What is time travel and how does time travel work?

Physicists can mathematically calculate how traveling back in time might work. But if time travel is possible, what are the consequences?

I'm stuck at home, you're stuck at home, we're all stuck at home. We may have to do without for a while when we travel to fun holiday destinations or festivals. But how about a journey through time? And not just in the boring way where we wait for the future to arrive one second at a time. How about if you could jump through time at will? Forward to the future or backward into the past, as easy as pushing buttons on the dashboard of a souped-up DeLorean, just like in the Back to the Future movie?

People have been dreaming of time travel for at least 125 years. HG Wells wrote his seminal novel The Time Machine in 1895, and physicists and philosophers have been serious treatises on the subject for nearly a century.

What really got the scientific exploration of time travel going was the notion of time as a dimension that emerged in the last few years of the 19th century. We can move through space without any problems - so why not also through time?


“You can go wherever you want in the room. So maybe you can go wherever you want in time, ”says Nikk Effingham, a philosopher at the University of Birmingham in Great Britain. "From there it's just a short leap to time machines."

Theories of time travel

Wells was a writer, not a physicist. But physics should catch up with him soon. In 1905 Albert Einstein published the first part of his theory of relativity, known as the special theory of relativity. In it, space and time are malleable; Measurements of space and time depend on the relative speed of the person measuring.


A few years later, the German mathematician Hermann Minkowski showed that, in Einstein's theory, space and time can be viewed as two aspects of a single four-dimensional unit called space-time. In 1915 Einstein developed the second part of his theory, the general theory of relativity. General relativity looks at gravity in a new light: instead of looking at it as a force, general relativity describes it as a curvature or deformation of space-time.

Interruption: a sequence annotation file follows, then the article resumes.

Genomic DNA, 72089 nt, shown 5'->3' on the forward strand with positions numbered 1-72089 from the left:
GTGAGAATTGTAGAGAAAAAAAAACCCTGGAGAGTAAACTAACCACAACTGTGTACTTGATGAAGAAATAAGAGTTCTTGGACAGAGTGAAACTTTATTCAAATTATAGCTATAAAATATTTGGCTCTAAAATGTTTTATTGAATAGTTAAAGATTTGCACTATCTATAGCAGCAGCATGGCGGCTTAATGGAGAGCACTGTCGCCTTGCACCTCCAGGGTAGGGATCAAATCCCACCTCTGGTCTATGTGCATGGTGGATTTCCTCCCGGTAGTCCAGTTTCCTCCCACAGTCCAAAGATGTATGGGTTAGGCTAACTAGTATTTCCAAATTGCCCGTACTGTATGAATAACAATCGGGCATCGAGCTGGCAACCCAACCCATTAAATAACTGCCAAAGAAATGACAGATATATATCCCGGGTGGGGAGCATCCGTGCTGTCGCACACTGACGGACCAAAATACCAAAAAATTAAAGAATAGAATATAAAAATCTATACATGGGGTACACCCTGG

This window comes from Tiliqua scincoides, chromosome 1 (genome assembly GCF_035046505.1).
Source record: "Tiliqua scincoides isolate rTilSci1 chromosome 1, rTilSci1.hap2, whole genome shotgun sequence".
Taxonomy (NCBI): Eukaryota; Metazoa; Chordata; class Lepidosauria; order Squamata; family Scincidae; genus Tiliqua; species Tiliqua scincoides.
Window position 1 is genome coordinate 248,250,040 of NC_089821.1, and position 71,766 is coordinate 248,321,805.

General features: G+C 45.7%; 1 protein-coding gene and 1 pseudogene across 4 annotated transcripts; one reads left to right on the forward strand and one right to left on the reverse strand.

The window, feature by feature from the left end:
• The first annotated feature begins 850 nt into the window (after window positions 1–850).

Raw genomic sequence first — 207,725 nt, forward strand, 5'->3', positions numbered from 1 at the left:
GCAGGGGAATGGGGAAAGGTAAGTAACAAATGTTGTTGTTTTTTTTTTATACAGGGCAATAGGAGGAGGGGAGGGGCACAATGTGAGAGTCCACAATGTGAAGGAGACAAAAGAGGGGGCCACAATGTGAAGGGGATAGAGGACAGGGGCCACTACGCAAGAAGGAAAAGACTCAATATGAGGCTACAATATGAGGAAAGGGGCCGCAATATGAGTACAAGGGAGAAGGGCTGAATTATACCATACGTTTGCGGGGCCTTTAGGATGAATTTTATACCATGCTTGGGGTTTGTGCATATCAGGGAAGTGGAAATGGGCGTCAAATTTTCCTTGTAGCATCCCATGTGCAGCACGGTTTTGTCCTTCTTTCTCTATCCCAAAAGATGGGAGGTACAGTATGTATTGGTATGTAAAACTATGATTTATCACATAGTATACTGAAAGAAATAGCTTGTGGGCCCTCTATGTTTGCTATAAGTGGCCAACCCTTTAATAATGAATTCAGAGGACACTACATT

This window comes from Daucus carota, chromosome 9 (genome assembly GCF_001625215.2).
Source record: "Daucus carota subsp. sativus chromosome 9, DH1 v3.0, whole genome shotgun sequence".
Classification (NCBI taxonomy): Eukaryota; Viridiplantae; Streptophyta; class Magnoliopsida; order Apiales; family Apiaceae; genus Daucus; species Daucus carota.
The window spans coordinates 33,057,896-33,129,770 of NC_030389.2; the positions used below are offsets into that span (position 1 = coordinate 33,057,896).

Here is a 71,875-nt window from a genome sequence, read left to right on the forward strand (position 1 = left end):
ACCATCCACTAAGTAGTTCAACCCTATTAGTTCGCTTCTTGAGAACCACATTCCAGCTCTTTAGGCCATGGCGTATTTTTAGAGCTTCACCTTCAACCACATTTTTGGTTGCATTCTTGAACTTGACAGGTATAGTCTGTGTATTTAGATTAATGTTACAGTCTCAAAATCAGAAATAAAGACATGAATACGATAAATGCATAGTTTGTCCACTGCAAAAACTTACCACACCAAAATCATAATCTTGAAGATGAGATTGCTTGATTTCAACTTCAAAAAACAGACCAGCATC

But the special theory of relativity is enough for now to start looking at time travel. The theory "states that time is much more like space than we previously thought," says Clifford Johnson, a physicist at the University of Southern California. "So we can possibly do everything we can do with space, with time."


Well, almost everything. Special relativity doesn't give us a way to travel back in time, but it does give us a way to travel forward - at a speed that can actually be controlled. Thanks to the special theory of relativity, it can even happen that two twins are of different ages - the famous "twin paradox".

Let us assume that you set off in a spaceship at an extremely high speed (close to the speed of light) to the neighboring binary star system Alpha Centauri, while your own twin remains on earth. When you get home you will find that you are now much younger than your twin. That seems counterintuitive, but even after more than a century there is still nothing to be shaken about the physical explanation.

"It is absolutely provable with the special theory of relativity that the astronaut who travels at almost the speed of light will be much younger than his twin when he comes back," says Janna Levin, a physicist at Barnard College in New York. Interestingly, for both twins, time seems to pass the same way it always does; only when they are reunited does the difference show.

Maybe they were both in their twenties when the trip began. When the traveler returns, they will only look a few years older than they did when they left, while the twin may already have grandchildren. “His experience of the past is completely normal for him. His clocks tick at a normal rhythm, he ages normally, films run at the right pace, ”says Levin. “He hasn't traveled further into his own future than normal. But he's traveled into the future of his twin. ”

With general relativity, things are just beginning to get interesting. According to this theory, a massive object bends space and time. You may be familiar with this from diagrams or videos in which this is illustrated with a ball that sinks into a stretchable surface.

It follows not only that traveling at high speed affects the passage of time, but also that being close to a massive object like a black hole affects one's own experience of time. (This fact was central to the plot of the 2014 film Interstellar, in which Matthew McConaughey's character spends time near a massive black hole. When he returns home, he finds that his actually young daughter has grown old is).


But black holes are just the beginning. Physicists also speculate on the effects of a much more exotic structure they call a wormhole. Wormholes could - if they exist - connect one place in space-time to another. An astronaut who flies into a wormhole in the Andromeda galaxy in 3000 could come out at the other end in our own galaxy in 2000. But there's a catch: while there is more than enough evidence of the existence of black holes - astronomers even photographed one last year - wormholes are far more speculative.

“You can imagine building a bridge from one region of spacetime to another region of spacetime,” explains Levin, “but that would require types of mass and energy that we don't know exist in reality - Things like negative energy. ”She says that while it is“ mathematically conceivable ”that structures like wormholes could exist, they may not be part of physical reality.

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Author: Gamze Özdemir